How ‘phubbing’ could be wrecking your relationship

My husband said my name and I didn’t even look up from my phone, writes Franki Cookney. I phubbed him. If we’re honest, all of us are guilty of it sometimes – even if we don’t realise we’re doing it

Monday 30 October 2023 16:37 GMT
People who are ‘phubbed’ themselves are more likely to ‘phub’ others, further contributing to feelings of isolation
People who are ‘phubbed’ themselves are more likely to ‘phub’ others, further contributing to feelings of isolation (Getty Images)

You can see it in their eyes when you’re talking to them. You can hear it in their voice when they respond. Mmm… yeah… totally. Eventually there comes a point where you have to front it up.

“Babe, are you actually listening?”

Often, during these exchanges, my husband won’t even have his phone in his hand. But I can tell it’s burning a hole in his pocket. I can tell because, while he might be looking in my direction, his eyes are glazed. In his head he’s somewhere else, possibly reflecting on an email from his boss, but more likely mentally composing a pithy comeback to some football banter on social media.

“Phubbing” refers to snubbing, but when there’s a phone involved. The term was coined way back in 2013 and dubbed “cheerfully daft” by this newspaper. Few of us took it seriously, although most people agreed it was bad manners. “We can only hope,” wrote former Independent editor Simon Kelner in 2013, “that, one day, it becomes as socially unacceptable as lighting up a Marlboro without seeking permission.” A decade later we’re no closer to this utopia. But we do know a lot more about the damage phubbing can do.

A clutch of new studies show it can be a significant cause of dissatisfaction in long-term relationships, that it makes people feel excluded and rejected, and that it can become a vicious cycle, with people who are phubbed themselves being more likely to phub others, further contributing to feelings of isolation.

Makes sense, right? Feeling ignored by your partner, feeling that you can’t hold their attention, that they’re not interested in you, all strike me as clear-cut reasons to be miserable. Yet we continue to do it to each other.

“I’m actually just sending an important message?!” my husband once snapped when I complained. He might well have been. So much of our lives is mediated through our phones. From paying bills to sending birthday cards, there are a million genuinely important things we could and probably should be doing at any one time. As for me, I can spend hours reading articles, scrolling social media, chatting on WhatsApp with my friends, to the exclusion of everyone around me. “It’s not just that your attention is divided, sometimes it’s like you don’t even hear me,” my husband tells me.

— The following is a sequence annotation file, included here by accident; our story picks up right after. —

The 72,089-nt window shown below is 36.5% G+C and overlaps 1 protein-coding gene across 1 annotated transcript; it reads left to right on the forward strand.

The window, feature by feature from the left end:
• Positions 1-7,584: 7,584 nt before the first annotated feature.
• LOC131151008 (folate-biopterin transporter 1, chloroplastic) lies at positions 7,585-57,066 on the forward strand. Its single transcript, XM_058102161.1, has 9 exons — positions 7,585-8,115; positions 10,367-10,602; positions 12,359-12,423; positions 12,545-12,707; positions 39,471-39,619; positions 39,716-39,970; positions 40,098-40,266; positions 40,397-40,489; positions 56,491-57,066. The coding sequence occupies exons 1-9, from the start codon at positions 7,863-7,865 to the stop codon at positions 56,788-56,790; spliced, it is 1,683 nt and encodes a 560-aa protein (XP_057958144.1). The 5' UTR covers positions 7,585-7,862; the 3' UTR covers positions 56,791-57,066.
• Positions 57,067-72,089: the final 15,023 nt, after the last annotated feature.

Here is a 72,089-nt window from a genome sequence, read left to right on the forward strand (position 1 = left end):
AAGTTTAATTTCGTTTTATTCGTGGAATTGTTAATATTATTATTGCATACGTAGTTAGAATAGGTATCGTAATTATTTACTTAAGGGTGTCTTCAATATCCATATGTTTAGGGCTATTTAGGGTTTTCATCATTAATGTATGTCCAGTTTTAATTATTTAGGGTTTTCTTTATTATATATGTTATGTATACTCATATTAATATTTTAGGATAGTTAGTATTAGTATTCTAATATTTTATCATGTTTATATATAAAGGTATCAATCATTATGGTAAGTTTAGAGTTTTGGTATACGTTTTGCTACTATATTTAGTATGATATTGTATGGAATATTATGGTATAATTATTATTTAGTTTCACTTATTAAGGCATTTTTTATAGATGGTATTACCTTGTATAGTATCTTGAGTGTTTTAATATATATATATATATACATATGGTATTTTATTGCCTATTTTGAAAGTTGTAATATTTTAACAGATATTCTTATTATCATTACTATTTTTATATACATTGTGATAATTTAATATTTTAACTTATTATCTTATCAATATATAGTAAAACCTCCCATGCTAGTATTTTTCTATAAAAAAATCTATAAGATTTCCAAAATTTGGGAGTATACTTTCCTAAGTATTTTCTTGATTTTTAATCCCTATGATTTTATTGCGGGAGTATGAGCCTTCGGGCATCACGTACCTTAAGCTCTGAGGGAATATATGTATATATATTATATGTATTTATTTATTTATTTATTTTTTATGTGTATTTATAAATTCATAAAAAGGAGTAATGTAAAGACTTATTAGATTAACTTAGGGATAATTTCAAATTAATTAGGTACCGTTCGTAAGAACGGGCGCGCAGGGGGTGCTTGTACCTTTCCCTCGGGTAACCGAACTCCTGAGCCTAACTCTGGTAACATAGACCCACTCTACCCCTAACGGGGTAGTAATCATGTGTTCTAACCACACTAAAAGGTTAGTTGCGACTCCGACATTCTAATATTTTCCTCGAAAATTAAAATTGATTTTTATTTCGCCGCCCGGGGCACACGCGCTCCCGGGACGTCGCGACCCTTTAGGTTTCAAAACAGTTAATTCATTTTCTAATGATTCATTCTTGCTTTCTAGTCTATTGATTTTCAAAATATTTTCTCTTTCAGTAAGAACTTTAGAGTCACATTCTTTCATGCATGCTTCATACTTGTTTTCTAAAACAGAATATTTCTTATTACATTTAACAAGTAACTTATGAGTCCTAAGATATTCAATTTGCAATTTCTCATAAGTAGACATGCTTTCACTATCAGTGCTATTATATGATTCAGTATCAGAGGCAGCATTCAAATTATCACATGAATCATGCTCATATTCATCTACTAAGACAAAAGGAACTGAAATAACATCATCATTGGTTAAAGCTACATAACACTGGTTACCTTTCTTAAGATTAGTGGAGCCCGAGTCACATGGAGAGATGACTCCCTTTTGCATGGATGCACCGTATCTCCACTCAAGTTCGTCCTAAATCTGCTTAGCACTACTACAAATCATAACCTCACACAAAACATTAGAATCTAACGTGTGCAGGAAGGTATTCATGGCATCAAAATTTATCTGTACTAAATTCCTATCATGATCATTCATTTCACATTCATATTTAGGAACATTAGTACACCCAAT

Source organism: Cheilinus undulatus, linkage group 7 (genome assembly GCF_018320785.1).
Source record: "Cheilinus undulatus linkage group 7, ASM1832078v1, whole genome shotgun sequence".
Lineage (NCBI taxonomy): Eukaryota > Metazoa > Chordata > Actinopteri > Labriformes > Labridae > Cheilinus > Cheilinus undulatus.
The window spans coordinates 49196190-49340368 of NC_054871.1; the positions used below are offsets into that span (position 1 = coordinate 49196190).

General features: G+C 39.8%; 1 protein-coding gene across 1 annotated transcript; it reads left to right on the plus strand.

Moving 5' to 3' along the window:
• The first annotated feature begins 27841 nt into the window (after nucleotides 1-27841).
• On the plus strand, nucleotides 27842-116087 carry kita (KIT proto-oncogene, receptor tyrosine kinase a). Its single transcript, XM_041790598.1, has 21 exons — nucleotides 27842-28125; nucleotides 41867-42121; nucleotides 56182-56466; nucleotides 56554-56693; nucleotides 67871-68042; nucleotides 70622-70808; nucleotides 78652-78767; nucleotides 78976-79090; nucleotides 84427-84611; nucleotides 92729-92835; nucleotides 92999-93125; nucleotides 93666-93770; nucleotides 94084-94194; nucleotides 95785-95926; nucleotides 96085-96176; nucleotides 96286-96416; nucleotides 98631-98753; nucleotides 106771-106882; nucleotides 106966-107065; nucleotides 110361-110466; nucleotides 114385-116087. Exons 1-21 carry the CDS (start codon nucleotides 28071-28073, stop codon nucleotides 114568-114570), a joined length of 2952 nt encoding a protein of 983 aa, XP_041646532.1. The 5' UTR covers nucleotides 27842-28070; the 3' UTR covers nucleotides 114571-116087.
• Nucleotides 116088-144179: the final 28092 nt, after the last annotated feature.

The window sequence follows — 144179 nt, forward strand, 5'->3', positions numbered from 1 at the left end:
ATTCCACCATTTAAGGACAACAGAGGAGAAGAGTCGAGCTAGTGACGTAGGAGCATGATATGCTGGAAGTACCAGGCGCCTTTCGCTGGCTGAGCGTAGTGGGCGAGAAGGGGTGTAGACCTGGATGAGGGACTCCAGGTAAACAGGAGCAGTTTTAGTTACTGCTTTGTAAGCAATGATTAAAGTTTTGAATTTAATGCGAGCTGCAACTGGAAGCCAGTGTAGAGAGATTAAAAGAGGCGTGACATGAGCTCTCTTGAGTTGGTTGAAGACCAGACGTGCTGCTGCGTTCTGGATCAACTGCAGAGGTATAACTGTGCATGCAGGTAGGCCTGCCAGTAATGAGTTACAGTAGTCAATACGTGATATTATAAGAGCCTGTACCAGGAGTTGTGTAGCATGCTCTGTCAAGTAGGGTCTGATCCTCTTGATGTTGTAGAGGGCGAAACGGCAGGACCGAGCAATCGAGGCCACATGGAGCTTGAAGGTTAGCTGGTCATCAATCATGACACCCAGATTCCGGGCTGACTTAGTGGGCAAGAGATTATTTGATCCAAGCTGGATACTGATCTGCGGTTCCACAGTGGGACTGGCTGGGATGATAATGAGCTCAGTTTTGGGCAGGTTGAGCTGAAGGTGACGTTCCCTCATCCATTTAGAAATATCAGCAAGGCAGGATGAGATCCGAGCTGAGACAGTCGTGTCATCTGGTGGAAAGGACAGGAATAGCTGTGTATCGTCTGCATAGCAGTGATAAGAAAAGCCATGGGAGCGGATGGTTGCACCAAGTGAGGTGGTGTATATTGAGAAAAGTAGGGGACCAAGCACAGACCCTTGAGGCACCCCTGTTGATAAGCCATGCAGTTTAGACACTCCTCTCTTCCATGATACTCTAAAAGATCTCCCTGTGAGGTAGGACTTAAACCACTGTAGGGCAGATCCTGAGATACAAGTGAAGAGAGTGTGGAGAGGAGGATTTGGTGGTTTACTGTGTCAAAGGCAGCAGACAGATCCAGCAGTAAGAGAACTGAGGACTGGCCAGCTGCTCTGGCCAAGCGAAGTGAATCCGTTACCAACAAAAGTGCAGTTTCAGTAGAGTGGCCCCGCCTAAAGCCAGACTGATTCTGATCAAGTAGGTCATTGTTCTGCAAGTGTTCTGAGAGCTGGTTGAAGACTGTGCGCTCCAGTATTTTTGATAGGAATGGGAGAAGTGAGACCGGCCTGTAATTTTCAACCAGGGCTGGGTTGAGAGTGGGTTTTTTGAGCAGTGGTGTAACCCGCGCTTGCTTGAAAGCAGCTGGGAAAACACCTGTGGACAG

There’s a psychological term for this experience: ambiguous loss. It describes the feeling of losing the emotional connection even when the person is there physically. It’s how I feel when my sister checks her messages in the middle of us having coffee, even though we haven’t seen each other for months. It’s how my husband feels when he says my name and I don’t even look up.

Neither of us would actually go as far as to deny phubbing. We know we do it. We’re not proud of it, and we know the other person doesn’t like it, but until now we’ve accepted it as an inevitability. We tell ourselves we “aren’t that bad,” or certainly “not as bad as other people.” But if we don’t get it in check, it’s going to have serious consequences.

The first thing to do is to set some boundaries. If you want dinner time to be quality time, for example, you have to put your phones away. And I don’t mean in your pockets. I mean up on a shelf, in another room, under your bed – whatever works. Research shows that even having your phone next to you on the table can cause you to act more distracted, and less engaged with your dining companions. I buy us a charging dock and plug it in on the dresser in the kitchen. That way we can still play music on our Bluetooth speaker, but we’d have to actually get up and cross the room if we wanted to check them during dinner.

The next step is to drop the defensiveness and give each other the benefit of the doubt. “I’m sorry, I was writing a text. Let me just finish this sentence and then I’ll be all yours,” I’ll say when I look up to find my husband glaring at me. And instead of quietly fuming when he gives me distracted, half-arsed, responses, I’m trying to simply ask, “Is now a good time?” before I launch into a story about my day (bonus points if I manage to keep the passive aggressive tone out of my voice). And when we do pick up our phones, we communicate about it: “Give me five minutes to pay the childminder and then we can chat, okay?” “I just want to finish reading this article I started earlier, but then let’s watch telly together?”

They’re small steps and we definitely haven’t cracked it. Plus, we both recognise there are times when it’s probably fine to just loll on the sofa scrolling our respective screens. But at least we’re not ignoring the problem, even if we do still occasionally ignore each other.

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